Being born and raised in Istanbul, Turkey, I learned to appreciate good architecture and differentiate between styles when I am very young. As I was not educated about architecture, my appreciation was mainly instinctive. To give an example: like every other student in Turkey, I took the general middle school exams after finishing primary school. A couple of months after the exam, it was time for me to choose the school where I would study. One weekend, my parents took me to the two prestigious middle schools that I had a high chance of attending. The first one was a dark building with a huge and scary sculpture at the main entrance. The second one was a yellowish building, full of windows and light. I made my decision right away. I was only 12 years old, but was pretty sure that I would be depressed and sad if I decided to study in the first building, so I chose the yellowish building.
In that bright building, I experienced the most challenging years of my life, both academically and socially. However, I always thought that things would be worse if I had chosen the other building. During those years, I started to think about the impact of buildings, specifically, and the physical environment, in general, on people’s psychology, moves, and lives. I did not have any framework for exploring this interest except my own daily observations.
Years later I started my bachelor degree in the political science and international relations department of the Bogazici University in Istanbul. During my studies, I came across a fruitful discussion of French philosophers such as Henri Lefebvre (The Production of Space) and Michel De Certeau (The Practice of Everyday Life) on space-society relations. I kept reading philosophical works on this fascinating field, which essentially contends that the.space in which we live shapes our relations and reactions to each other.
While thinking about possible ways of introducing space as a useful concept for research in political science, I started to work for a small, Istanbul-based architecture magazine. Whatever I read and saw, I was looking for ways of understanding the close connection between space, built environment, and politics. One day, I found what I was looking for in Israel. I was trying to locate some pictures for the next issue of the magazine, and I came across a picture of the West Bank Wall. I was so amazed with the wall’s hugeness that I kept reading about it for days and nights.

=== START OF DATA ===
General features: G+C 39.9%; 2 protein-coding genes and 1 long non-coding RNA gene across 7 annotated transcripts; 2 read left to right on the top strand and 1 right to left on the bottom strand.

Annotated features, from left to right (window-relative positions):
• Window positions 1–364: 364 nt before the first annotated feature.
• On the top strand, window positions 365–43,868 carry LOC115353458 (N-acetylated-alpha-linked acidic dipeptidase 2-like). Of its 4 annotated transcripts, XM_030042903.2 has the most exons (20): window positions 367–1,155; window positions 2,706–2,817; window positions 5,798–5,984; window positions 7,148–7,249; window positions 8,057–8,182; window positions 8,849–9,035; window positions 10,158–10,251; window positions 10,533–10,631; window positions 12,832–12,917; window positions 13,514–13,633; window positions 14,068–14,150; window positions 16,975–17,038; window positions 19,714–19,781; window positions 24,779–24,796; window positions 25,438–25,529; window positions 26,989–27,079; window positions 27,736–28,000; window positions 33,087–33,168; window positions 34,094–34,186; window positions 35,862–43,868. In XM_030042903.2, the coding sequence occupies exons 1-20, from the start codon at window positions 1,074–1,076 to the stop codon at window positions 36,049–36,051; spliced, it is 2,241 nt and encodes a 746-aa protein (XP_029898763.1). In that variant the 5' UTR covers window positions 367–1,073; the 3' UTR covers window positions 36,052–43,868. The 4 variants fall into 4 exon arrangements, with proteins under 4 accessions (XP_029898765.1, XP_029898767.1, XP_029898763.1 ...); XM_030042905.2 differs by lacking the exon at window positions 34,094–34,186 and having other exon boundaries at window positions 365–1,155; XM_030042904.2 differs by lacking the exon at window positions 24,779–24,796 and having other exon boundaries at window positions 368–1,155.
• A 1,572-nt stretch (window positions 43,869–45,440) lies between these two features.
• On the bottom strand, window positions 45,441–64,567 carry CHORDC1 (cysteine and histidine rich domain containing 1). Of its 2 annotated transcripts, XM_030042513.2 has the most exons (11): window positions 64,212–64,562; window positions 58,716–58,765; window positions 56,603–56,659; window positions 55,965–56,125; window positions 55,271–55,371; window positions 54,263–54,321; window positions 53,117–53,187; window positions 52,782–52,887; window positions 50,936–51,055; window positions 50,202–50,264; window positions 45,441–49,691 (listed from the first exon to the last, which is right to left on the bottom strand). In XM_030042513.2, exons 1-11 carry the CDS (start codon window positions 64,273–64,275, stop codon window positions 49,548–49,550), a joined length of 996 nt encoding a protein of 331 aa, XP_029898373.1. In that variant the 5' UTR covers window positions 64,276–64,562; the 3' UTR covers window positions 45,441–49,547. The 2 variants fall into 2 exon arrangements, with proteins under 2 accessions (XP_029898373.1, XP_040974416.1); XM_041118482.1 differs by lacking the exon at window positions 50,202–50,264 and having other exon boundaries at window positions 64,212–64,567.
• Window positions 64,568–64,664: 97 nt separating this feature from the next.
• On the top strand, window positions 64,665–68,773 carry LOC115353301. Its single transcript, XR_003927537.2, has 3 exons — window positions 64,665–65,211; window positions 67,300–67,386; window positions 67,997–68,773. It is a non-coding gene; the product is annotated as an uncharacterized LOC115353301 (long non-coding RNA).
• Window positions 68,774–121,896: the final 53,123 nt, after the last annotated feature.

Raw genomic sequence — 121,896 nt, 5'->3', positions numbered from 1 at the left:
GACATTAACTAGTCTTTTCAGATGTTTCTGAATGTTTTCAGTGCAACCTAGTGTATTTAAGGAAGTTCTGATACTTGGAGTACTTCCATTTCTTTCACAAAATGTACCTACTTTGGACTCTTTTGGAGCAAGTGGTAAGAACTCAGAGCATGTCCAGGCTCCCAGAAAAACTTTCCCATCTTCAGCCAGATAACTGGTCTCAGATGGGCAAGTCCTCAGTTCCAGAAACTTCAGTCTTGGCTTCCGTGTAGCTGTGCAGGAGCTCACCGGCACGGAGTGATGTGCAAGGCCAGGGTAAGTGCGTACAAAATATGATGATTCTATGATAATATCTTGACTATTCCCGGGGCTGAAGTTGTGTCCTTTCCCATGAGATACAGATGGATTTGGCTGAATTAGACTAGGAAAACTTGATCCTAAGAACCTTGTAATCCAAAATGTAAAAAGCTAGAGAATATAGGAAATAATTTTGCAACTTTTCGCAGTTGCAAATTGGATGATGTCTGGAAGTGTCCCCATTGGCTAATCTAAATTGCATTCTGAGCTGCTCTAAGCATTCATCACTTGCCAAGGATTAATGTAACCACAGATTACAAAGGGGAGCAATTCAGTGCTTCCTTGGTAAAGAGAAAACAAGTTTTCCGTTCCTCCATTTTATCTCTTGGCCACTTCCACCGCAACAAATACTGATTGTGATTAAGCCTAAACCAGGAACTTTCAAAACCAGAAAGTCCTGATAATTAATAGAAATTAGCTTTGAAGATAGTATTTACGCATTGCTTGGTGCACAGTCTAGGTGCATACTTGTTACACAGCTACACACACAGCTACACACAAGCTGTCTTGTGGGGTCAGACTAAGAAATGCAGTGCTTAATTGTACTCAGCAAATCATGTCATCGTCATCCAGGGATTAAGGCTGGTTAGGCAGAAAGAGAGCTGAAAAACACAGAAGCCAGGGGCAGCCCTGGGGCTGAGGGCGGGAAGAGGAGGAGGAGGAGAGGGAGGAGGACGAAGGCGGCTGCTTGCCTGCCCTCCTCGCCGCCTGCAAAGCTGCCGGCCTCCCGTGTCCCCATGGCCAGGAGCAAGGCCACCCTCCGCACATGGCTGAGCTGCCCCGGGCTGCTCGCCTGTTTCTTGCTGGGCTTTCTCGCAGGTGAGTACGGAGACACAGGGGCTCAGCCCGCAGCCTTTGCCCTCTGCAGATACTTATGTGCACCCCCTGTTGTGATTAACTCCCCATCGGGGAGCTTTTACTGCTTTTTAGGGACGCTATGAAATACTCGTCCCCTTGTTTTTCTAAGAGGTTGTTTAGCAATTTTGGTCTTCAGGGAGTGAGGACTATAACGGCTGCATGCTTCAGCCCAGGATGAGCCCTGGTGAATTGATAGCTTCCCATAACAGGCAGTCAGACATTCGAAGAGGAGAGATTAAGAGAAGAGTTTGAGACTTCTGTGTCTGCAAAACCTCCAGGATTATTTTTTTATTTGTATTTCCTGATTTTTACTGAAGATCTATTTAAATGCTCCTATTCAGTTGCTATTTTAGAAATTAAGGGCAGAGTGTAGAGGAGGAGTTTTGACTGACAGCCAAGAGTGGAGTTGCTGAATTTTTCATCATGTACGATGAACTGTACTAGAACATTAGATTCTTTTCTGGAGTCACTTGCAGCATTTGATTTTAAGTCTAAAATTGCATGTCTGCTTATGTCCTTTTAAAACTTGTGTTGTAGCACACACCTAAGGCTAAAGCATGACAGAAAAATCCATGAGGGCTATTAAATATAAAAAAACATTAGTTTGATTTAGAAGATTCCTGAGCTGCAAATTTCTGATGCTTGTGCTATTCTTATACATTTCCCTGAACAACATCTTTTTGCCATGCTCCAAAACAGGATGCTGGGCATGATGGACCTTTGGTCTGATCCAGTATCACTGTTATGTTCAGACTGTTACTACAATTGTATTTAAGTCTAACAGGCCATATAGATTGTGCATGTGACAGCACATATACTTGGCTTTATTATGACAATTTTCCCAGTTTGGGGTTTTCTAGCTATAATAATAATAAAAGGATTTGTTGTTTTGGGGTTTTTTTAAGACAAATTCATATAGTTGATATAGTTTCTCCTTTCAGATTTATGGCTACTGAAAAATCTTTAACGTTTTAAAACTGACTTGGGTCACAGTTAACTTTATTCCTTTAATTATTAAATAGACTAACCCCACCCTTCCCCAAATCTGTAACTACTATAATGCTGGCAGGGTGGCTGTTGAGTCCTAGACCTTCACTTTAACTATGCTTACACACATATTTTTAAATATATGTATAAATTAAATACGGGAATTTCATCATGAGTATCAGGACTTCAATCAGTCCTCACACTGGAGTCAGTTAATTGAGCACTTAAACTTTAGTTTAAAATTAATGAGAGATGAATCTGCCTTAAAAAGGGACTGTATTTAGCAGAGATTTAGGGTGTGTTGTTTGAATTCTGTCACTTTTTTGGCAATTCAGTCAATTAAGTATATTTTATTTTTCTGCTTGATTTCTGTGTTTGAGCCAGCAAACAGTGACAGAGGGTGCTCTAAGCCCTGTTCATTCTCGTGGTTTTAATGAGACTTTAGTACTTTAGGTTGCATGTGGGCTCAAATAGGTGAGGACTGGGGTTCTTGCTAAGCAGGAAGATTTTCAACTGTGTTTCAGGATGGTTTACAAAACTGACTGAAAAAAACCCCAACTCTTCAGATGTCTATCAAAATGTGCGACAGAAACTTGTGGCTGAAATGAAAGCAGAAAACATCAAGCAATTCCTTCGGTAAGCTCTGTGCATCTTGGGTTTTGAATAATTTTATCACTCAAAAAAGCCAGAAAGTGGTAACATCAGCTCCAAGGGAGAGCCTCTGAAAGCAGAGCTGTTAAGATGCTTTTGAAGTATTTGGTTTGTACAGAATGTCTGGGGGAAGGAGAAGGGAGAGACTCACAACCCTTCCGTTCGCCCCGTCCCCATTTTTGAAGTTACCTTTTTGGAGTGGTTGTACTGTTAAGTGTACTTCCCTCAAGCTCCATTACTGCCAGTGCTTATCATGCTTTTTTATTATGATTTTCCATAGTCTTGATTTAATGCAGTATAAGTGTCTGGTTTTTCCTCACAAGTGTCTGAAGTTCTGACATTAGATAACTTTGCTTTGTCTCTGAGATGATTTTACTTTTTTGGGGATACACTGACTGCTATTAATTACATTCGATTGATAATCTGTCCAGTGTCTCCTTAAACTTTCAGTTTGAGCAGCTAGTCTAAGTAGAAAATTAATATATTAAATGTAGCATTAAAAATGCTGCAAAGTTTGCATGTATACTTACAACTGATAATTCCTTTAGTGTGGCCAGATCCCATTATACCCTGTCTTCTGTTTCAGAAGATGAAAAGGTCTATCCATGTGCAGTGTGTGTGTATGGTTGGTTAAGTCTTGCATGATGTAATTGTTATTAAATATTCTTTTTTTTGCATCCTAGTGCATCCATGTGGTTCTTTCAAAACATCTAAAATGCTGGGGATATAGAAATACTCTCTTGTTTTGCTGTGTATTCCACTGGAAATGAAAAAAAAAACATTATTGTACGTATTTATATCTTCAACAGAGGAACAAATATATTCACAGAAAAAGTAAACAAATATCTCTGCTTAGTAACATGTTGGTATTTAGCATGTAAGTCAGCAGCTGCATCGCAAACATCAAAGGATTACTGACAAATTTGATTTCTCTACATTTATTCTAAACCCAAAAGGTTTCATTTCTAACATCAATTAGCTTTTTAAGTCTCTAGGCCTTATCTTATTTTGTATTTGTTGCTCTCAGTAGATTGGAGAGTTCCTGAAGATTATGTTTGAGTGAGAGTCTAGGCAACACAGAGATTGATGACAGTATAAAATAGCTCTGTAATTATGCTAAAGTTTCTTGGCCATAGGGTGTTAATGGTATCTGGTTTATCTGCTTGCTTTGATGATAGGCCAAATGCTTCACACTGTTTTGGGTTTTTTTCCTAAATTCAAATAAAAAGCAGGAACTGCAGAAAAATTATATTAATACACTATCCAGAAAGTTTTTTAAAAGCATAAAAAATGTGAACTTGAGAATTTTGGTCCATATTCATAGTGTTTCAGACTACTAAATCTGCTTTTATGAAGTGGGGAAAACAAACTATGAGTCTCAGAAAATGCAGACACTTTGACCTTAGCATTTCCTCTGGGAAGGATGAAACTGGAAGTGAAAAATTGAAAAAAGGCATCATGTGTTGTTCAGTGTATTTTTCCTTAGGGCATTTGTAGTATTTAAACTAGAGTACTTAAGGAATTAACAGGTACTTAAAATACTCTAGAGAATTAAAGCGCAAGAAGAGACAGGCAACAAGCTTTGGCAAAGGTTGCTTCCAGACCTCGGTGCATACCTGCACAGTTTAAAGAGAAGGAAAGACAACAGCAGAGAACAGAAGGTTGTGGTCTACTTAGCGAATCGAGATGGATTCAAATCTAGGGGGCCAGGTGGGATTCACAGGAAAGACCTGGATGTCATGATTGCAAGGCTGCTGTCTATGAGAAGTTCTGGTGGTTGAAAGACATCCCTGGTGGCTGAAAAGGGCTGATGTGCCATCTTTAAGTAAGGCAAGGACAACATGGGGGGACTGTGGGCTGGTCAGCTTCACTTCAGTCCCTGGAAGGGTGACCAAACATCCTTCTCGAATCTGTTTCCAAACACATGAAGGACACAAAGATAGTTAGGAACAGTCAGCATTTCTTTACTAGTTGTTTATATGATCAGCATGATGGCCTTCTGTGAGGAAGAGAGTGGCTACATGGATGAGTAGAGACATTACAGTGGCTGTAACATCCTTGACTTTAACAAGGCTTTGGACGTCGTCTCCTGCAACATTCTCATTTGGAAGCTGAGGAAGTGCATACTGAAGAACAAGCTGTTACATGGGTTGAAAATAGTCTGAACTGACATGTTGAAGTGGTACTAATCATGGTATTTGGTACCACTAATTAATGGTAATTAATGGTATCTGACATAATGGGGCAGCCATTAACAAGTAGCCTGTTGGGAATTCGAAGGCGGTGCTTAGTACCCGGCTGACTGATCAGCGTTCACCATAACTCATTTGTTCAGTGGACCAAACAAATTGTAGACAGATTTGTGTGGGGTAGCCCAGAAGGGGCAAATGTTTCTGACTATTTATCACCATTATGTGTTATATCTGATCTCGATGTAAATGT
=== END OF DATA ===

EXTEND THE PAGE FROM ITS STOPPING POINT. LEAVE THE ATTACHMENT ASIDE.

The Separation Fence was the starting point for me to think about infrastructure projects and their impact on daily life and politics. I was already amazed by the leftist movements in Israel and had studied them as a curious BA student. I decided to combine these two issues and to write my masters thesis on the West Bank Wall and non-violent anti-Wall movements. After finishing my masters thesis, I knew what track I wanted to pursue for my doctorate: I would dig deeper into the ways in which infrastructure projects affect Middle Eastern politics.
While applying to the Interdisciplinary PhD Program in Near and Middle Eastern Studies at the University of Washington, I was determined to write my dissertation on the relationship between politics and infrastructure. My original research proposal concerned oil pipelines and their political impacts. However, shortly after I sent my application to the UW, the first demonstration took place in Tunisia and triggered a series of demonstrations and political turbulences in the region. Rising political and economic tensions, as well as violence in countries such as Egypt and Syria, made it impossible for me as a researcher to go and collect information on my project. I decided to stay loyal to the topic of infrastructure, but to slightly change my focus.
I am currently pursuing my dissertation project with the outstanding guidance of my advisors Prof. Joel Migdal and Prof. Resat Kasaba on the ways in which electrification of minority regions in Jordan, Israel, and Turkey affect the state-society relations in these three distinct political settings. As the I. Mervyn and Georgiana Gorasht Scholar in Jewish Studies for 2013-14, I am developing a specific part of this dissertation project for the Jewish Studies Graduate Fellowship. My study attempts to delineate the history of the tense relations between the state of Israel and its Bedouin citizens living in the Negev. As it commodifies sunlight and distributes resources in a specific way, the state of Israel has determined the winners and losers of these solar panel projects and has affected relations between state and communities, as well as between and within specific communities like the Bedouin.
The hot weather and direct sunlight that were considered to be the curse of some sub-regions of the Middle East have become a commodity with the development of solar panel field projects. New technologies have spawned large-scale infrastructural projects, creating huge solar panel fields in Middle Eastern countries, including but not limited to Israel, Turkey, Jordan, Morocco and Saudi Arabia. As one of the countries conducting large-scale solar panel field projects, Israel provides a natural case study for my research on how solar panels impact the redistribution of both economic and political resources.
Policymakers and social scientists alike have treated these projects as environmentally beneficial and politically neutral. However, the commodification of sunlight has disempowered some communities, while empowering others. Therefore, delineating the complicated relationship between state, society and infrastructure projects can open new ground for thinking of ways to develop social and economic projects that would better respond to the needs of the people residing near the project sites.